If you are in Lincoln, Neb. stop by this great grocery store located in Lincoln’s Historic Haymarket at 140 South Canopy Street | Suite A | Lincoln, Neb. 68508. 

Ficke Cattle and Anchor Meadow Farm will also be at the Seward Farmer’s Market from May through October on Wednesdays from 5 to 7 p.m.   We will have Graze Master Beef as well as Anchor Meadow Farm eggs and honey.

Remember to make your Graze Master Beef orders by calling Del Ficke at (402) 499-0329 or Emely Hendl at 402-613-5483. 

"I recently had the opportunity to tour these facilities.  I have long been a believer in their products, seen the benefits first-hand, and am excited to share more of the story about what Biozyme does with all of you." Del Ficke 

This story first ran in the May 16, 2019 edition of the Midwest Messenger
By Kerry Hoffschneider
Lisa Norton – President/Chief Operating Officer, BioZyme®.
Ignacio Ipharraguerre, Ph.D., Director of Research and Innovation for BioZyme standing next to a diagram of the fungi, Aspergillus oryzae.
Tyson Vorderstrasse, holding up a beaker of the base component in the creation of Amaferm. 
 Cody Jensen, Production Manager, gives a tour of the plant.  This is one of their warehouse areas. 
It all began in 1945, when a former Cargill salesman named Larry Ehlert took a $2,500 loan and purchased the St. Joseph Feed & Supply Company on Packers Ave. in St. Joseph, Mo. across from the stockyards.  He started his own brand, Ehlert’s Guaranteed Feeds. 
Just over a decade after he set forth in the feed business, Ehlert started the “Vita Ferm System” with a key component called Amaferm, a direct-fed microbial that was discovered in 1943 and patented by H.E. Kistner Sr. in 1959.  It is an extract produced from a select strain of the fungi, Aspergillus oryzae.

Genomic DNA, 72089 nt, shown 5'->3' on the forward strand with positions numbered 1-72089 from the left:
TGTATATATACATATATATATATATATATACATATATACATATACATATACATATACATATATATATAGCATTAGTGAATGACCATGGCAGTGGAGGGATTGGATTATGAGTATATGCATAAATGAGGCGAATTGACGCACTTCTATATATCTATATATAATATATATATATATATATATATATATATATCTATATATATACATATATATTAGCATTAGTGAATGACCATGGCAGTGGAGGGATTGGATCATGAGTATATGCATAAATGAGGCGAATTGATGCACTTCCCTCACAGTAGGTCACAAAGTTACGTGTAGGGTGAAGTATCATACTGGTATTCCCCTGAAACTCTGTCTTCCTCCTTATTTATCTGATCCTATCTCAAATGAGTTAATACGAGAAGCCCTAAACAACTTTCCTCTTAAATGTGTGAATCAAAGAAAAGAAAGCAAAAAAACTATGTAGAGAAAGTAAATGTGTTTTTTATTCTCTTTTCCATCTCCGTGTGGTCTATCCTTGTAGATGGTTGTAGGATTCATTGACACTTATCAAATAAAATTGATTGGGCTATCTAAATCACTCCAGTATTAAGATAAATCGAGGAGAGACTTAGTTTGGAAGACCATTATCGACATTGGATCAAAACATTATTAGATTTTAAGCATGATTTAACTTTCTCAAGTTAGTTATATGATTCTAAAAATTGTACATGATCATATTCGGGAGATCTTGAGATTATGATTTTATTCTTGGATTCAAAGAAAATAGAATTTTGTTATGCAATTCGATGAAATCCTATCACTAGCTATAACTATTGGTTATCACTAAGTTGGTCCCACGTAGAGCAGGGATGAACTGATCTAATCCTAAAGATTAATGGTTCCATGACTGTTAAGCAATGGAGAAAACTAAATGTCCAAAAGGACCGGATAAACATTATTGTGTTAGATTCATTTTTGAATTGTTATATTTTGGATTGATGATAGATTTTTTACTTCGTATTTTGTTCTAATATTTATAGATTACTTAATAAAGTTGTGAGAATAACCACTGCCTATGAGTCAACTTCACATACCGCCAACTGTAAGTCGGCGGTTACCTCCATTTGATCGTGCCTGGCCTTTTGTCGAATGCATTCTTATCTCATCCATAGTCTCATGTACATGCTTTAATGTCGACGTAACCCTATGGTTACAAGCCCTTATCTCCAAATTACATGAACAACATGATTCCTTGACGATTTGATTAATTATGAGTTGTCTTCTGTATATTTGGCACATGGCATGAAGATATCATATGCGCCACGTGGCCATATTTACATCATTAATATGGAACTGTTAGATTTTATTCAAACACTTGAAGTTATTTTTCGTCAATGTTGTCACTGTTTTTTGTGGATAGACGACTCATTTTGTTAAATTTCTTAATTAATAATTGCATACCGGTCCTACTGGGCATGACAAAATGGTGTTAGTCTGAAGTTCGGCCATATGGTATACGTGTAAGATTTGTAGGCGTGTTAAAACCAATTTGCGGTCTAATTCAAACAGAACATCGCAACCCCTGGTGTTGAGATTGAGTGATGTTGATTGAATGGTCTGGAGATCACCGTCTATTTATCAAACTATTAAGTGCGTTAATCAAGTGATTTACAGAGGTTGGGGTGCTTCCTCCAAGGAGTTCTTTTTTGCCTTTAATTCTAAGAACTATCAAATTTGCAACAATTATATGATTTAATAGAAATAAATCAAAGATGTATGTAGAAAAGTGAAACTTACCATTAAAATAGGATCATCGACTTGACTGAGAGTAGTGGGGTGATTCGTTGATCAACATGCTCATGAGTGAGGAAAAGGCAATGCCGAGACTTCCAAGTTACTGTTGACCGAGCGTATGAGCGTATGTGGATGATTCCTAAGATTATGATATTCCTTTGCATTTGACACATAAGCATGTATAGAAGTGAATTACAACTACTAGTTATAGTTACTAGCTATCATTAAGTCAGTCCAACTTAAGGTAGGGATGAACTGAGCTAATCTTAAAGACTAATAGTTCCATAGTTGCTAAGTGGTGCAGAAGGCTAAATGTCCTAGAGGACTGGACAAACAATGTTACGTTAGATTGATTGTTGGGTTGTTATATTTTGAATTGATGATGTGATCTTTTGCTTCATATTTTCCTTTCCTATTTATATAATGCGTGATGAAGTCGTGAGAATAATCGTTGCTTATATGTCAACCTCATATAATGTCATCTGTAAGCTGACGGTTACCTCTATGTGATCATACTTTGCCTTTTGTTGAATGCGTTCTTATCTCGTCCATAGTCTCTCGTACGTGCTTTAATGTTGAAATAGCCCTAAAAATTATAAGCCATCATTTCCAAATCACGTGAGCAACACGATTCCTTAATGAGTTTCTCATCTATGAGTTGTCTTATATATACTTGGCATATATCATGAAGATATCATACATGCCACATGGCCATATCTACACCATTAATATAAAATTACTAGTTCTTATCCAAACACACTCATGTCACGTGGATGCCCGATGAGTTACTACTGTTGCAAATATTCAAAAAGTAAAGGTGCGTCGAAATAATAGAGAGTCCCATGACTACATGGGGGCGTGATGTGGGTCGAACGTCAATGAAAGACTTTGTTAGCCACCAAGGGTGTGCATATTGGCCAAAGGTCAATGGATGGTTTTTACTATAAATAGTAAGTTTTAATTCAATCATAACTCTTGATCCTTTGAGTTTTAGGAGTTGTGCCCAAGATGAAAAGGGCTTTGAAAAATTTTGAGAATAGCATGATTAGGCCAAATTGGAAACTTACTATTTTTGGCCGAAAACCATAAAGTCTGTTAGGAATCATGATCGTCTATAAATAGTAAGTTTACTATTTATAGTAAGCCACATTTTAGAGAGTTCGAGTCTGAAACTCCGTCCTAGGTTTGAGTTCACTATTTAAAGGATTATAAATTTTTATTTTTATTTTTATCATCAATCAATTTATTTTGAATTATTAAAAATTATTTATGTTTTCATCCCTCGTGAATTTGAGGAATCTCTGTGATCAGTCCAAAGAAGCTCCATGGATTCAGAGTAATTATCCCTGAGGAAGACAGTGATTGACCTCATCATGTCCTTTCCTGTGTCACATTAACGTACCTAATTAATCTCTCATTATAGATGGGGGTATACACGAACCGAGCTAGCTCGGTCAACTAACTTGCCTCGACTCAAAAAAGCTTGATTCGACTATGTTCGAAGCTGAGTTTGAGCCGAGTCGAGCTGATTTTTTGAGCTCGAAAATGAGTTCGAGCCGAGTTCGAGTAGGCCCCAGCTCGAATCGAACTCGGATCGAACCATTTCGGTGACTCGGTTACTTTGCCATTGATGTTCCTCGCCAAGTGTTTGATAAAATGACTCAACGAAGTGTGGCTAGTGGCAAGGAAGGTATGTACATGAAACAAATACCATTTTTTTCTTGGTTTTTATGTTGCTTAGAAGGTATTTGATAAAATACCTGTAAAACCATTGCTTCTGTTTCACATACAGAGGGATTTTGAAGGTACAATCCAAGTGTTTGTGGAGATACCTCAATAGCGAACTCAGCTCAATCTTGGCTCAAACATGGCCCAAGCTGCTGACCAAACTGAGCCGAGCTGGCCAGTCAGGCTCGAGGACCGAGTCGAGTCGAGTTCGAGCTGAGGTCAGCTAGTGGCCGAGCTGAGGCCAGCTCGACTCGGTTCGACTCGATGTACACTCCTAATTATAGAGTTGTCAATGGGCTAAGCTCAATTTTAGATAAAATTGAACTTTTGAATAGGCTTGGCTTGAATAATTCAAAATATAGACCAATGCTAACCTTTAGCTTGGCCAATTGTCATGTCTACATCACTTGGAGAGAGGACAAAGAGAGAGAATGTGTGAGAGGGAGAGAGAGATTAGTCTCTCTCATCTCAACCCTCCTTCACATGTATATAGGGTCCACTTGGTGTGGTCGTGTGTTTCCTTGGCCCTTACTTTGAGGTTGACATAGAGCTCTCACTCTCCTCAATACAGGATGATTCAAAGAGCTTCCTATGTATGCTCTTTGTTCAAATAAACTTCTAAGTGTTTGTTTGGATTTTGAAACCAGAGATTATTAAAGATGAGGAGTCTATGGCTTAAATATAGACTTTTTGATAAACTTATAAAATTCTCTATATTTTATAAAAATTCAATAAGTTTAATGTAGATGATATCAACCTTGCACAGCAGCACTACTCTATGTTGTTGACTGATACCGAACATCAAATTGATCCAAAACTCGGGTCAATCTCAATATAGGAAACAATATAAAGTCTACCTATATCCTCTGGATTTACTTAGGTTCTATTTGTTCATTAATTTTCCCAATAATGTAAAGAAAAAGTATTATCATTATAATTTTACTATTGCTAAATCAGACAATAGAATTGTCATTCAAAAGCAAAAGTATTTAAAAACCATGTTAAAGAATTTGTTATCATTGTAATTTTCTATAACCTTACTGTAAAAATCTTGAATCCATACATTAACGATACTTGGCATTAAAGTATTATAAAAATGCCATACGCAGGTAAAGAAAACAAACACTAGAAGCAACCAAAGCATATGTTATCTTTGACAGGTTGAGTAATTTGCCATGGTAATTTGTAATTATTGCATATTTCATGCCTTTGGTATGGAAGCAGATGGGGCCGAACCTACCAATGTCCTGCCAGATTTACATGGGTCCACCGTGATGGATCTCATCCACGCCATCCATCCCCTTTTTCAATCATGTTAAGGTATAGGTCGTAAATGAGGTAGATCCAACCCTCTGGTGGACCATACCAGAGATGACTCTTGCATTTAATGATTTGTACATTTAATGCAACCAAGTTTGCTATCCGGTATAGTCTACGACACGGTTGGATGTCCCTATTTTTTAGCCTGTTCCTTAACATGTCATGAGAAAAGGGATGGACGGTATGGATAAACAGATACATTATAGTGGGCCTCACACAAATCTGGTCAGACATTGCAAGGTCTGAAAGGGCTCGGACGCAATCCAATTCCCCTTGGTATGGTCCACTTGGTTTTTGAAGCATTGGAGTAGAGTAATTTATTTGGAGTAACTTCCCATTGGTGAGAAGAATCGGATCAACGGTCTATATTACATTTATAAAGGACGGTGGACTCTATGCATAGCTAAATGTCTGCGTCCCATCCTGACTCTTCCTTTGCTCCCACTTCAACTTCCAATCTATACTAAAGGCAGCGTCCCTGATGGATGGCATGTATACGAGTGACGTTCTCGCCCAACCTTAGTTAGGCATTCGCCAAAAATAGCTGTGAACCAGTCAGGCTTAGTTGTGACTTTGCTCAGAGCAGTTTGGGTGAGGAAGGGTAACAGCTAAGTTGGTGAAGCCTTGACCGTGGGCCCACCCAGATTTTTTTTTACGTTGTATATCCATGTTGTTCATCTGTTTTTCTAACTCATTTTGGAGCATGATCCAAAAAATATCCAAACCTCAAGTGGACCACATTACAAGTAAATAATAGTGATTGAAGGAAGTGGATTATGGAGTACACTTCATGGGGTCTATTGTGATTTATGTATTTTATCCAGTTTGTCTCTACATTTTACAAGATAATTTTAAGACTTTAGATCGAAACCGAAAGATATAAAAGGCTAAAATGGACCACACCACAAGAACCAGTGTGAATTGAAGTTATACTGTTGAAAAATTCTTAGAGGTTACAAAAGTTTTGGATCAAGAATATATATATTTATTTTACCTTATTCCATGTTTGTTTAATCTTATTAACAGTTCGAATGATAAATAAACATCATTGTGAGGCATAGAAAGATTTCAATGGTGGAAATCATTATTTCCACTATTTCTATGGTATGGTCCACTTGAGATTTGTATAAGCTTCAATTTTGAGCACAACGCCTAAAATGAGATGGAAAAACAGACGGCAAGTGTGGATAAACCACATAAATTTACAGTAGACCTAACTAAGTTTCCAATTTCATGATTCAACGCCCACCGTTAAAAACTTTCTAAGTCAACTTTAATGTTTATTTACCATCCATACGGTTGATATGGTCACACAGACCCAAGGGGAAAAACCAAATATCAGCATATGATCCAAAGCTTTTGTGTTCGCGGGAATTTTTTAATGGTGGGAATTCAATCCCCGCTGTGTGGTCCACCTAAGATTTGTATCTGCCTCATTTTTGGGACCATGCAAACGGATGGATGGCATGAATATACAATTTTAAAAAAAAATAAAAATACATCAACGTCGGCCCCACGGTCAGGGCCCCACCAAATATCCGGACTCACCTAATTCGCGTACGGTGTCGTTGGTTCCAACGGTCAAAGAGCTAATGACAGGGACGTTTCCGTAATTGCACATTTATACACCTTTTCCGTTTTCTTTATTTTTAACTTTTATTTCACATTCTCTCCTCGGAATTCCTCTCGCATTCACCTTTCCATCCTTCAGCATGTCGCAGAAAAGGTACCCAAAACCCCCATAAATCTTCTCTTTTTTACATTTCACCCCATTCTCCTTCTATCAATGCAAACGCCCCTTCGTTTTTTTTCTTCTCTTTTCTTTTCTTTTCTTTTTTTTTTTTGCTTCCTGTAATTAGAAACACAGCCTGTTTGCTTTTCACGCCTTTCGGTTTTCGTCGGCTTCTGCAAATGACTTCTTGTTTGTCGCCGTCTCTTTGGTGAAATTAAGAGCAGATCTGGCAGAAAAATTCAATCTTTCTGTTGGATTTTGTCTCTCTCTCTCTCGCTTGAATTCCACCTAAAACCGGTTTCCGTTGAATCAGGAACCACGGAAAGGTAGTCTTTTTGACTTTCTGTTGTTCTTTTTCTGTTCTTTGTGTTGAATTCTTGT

In 1968, Larry Ehlert purchased the patent and the rights to Amaferm and founded BioZyme Enterprises Inc. In 1978, the name was changed to BioZyme Incorporated, and the location moved to its present-day location on Stockyards Expressway.  Amaferm has been the key ingredient in every product that BioZyme has ever produced.
Today, BioZyme Inc. continues to serve the agriculture industry as an innovator in the fields of animal nutrition and microbiology. The company offers a complete line of high-quality vitamin, mineral, trace mineral and protein supplements with what they call the, “Amaferm® advantage - a precision prebiotic that promotes feed and water intake, increases feed digestibility and maximizes nutrient absorption.  Today, Amaferm has more than 100 published research studies on its mode of action, impact on digestion and its increase in animal performance.”
“BioZyme is committed to developing innovative products that support sustainability in livestock production, so the next generation of young people have the opportunity to go to work in their passion, the family farm,” said Lisa Norton, President and Chief Operating Officer (COO).
AO-Biotics®, a “sibling” to Amaferm was discovered in 2016 by
Ignacio Ipharraguerre, Ph.D. Although closely related to Amaferm, he explained, “AO-Biotics has a different mode of action that allows it to target the intestine to assist with gut health and overall immunity.”
Ipharraguerre grew up in Argentina where he was exposed to agriculture through his parents who were John Deere dealers.  He studied in Argentina and came to the U.S. in the late 1990s where he went to school to study nutrition in dairy cattle.  Today he wears two hats, one is serving as the
Director of Research and Innovation for BioZyme.  The other is a professor at the Institute of Human Nutrition and Food Science in Kiel, Germany. 
“Aspergillus belongs to a group of fungi that grows in your bread and makes mold,” explained Ipharraguerre, as he showed a diagram of the microscopic creature.  “The aspergillus is the building block, the power house.  Amaferm is a precision prebiotic designed to enhance digestibility by amplifying the nutrient supply for maximum performance.  It promotes intake, increases digestibility and maximizes nutrient absorption.”